You know youíve been married for a long time when your husband thinks giving you your very own shredder is akin to presenting a big, beautiful bouquet of red roses. I donít care if identity theft and government surveillance are now commonplace in our nation, and personal privacy is the very last bastion of freedom we are all now scurrying to protect. Shredders are just not romantic.
A box addressed to my partner for life appeared on the porch a couple of weeks ago, so I brought it in. I pondered its tall size and medium weight, wondering what was inside, but left it on the bench by the front door for him to see. Just the thought of wrestling with packaging makes my fingers spasm.
When several days passed by and its recipient kept walking right past it, I carried the mysterious package to the kitchen island. Surely, even the slightest trace of eye-level scanning would catch sight of the now ugly brown pillar. To my great pleasure, the package eventually disappeared, that is until I stumbled over it when walking into my study a couple of days later.
On Sunday, my darling man said the obstacle I had been circling was a gift for me.
ďI got you the shredder you wanted. Remember?Ē he implored.
I stared at his generous, gleeful smile and anxious brow. With no acknowledgement nor recollection returned, his brow began to furrow.
ďRemember? You asked me for one because you didnít want to go down to the basement to use mine? You said you wanted one upstairs.Ē
Like all the other times when my other half says I said something I donít remember having said, I strained to entertain the idea he might be correct. This is when I place myself as an actor in a short indy film and direct various scenarios where I may have, possibly could have, or actually did say something of the sort. I suppose I vaguely remembered placing a paid bill or a credit card offering on his desk, advising him and or asking him to either file it or throw it away as need be. Did one of these pieces of paper came back to my desk with the directive, SHRED, written on top? Maybe. Did I say the shredder located down in his man cave was too far away? Possibly. Did I say I wanted one of my own? Highly doubtful.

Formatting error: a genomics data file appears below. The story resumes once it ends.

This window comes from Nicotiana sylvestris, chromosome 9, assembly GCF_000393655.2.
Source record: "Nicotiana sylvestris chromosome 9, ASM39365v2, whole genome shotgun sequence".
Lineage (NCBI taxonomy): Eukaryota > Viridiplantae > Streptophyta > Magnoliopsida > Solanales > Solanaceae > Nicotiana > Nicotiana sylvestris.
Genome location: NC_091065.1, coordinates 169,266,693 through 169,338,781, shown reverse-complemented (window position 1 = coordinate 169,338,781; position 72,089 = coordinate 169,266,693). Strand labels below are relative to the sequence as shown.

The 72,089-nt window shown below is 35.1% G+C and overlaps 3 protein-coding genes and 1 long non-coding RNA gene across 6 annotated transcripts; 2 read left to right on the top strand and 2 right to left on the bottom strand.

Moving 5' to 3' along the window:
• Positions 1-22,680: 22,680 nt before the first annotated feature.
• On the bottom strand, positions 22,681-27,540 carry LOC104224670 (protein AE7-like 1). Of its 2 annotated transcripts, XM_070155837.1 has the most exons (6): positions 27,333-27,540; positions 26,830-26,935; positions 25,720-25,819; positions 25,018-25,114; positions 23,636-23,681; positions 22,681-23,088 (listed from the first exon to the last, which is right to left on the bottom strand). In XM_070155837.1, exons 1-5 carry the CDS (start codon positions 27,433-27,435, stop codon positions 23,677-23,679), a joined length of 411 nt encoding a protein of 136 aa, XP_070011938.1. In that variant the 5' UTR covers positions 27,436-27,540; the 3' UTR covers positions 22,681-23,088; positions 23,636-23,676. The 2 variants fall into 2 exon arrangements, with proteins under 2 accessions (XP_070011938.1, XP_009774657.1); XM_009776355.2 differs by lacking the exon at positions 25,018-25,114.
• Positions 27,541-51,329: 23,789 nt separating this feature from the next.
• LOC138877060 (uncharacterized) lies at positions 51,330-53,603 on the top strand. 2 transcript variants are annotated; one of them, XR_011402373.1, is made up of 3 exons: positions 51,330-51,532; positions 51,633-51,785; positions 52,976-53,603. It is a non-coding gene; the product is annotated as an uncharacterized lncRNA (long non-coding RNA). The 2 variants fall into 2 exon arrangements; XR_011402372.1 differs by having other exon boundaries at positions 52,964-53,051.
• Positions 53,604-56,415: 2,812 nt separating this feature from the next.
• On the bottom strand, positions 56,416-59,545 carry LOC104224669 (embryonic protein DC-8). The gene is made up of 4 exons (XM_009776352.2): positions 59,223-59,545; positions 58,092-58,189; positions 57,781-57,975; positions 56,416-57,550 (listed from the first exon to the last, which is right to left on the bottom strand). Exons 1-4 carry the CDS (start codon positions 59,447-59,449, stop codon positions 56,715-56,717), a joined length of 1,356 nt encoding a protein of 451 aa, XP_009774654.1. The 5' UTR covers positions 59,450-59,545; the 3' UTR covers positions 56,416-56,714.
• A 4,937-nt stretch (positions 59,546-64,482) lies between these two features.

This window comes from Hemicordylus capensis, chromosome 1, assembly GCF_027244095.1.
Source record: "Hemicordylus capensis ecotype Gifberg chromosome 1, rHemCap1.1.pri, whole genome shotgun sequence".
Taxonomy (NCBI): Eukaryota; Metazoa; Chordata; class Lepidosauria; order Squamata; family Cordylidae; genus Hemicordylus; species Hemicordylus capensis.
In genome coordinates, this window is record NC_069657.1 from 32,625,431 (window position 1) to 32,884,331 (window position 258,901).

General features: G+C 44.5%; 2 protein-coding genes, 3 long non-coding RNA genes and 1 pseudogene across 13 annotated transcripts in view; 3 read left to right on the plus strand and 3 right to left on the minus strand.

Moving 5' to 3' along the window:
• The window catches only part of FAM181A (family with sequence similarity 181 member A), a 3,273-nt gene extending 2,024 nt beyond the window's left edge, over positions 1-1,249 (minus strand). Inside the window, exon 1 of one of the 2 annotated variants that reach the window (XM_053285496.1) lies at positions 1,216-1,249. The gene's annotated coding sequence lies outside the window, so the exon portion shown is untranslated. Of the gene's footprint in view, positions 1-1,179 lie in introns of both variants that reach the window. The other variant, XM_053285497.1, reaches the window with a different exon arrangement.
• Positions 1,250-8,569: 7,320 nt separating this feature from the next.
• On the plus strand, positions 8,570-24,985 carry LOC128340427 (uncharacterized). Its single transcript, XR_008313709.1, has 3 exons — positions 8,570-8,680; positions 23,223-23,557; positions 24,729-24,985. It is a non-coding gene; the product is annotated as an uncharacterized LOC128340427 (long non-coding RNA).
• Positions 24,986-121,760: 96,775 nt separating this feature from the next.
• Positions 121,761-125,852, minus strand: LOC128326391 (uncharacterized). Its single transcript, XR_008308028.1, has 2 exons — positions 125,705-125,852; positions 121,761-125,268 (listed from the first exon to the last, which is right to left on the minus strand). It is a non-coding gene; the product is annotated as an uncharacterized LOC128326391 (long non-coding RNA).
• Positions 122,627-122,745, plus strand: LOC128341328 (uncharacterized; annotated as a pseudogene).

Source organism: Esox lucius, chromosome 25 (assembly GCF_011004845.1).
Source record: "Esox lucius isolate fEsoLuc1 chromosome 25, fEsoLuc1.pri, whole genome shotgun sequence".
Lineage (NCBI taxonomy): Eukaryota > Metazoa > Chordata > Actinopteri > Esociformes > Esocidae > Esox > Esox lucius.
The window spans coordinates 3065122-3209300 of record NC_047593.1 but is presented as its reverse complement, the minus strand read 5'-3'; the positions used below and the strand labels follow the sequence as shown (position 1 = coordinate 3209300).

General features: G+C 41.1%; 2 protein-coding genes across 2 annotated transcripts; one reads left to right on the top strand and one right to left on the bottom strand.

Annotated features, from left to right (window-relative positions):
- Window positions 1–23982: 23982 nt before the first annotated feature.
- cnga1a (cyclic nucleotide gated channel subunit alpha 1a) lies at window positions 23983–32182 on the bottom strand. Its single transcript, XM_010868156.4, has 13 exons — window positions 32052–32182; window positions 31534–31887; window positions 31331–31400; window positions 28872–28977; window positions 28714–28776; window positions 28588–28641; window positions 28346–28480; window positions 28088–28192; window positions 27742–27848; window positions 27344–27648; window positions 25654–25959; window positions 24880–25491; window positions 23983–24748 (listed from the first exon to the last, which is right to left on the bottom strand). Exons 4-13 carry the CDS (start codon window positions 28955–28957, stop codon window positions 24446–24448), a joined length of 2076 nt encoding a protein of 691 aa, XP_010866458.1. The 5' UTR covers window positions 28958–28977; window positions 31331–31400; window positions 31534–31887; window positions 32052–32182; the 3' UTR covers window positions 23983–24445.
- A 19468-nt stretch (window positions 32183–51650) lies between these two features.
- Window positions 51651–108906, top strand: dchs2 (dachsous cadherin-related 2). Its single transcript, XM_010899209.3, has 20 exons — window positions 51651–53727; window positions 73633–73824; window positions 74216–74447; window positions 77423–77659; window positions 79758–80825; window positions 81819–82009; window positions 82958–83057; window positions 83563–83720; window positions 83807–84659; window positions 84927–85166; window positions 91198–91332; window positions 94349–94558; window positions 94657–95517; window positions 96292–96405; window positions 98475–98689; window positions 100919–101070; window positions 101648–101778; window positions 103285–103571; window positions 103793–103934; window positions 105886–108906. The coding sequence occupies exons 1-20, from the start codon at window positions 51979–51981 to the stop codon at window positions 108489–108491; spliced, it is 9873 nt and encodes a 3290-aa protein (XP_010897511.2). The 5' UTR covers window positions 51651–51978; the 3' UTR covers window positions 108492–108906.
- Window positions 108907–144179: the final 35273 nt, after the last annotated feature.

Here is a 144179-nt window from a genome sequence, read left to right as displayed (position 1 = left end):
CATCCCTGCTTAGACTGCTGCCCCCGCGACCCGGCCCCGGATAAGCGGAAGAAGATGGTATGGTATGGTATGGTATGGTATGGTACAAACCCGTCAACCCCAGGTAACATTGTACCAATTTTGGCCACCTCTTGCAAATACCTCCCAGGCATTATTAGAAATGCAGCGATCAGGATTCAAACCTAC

Yes, indeed, a new hum had begun emanating from the deep dark caverns of our basement earlier in the year. Because it didnít happen regularly like the water pump, the water heater nor the dog moving around in his kennel, I would be surprised each time I heard it. The sound was similar to the on and off again drone my sonís toy remote control cars used to make. Once I became cognizant of it occurring only on Sundays when my husband disappeared, I ventured downstairs to have a look. There I found him gleefully feeding papers into a shiny, new shredder; slicing, obliterating and destroying each page as if every last molecule of testosterone depended upon it.
Kidding aside, the fact is I am proud my husband is taking this protective precaution. A couple of years prior, our credit card number was stolen from either a gas station off I-84 or a store in NYC where I had made purchases. It was used by someone to buy something for $6,034 in Hamburg, Germany. We have disputed numerous other credit card charges, many to online shopping sites we donít recognize on our bill, and have had to cancel the card several times over.
They say records need to be shredded every seven years, so with 24 years of this particular document-accumulating union, I suppose the job now requires two machines. However, if Iím going to get into the act, and confess to a hormone-depleted memory, will he confess to damaged eardrums from all the drum pounding and guitar-screaming rock and roll concerts he has attended? Surely thatís the problem in this and every situation when your spouse canít hear what you canít remember saying.
Flowers and romance aside, that alone is a good indication itís time to begin shredding, I mean spicing, things up.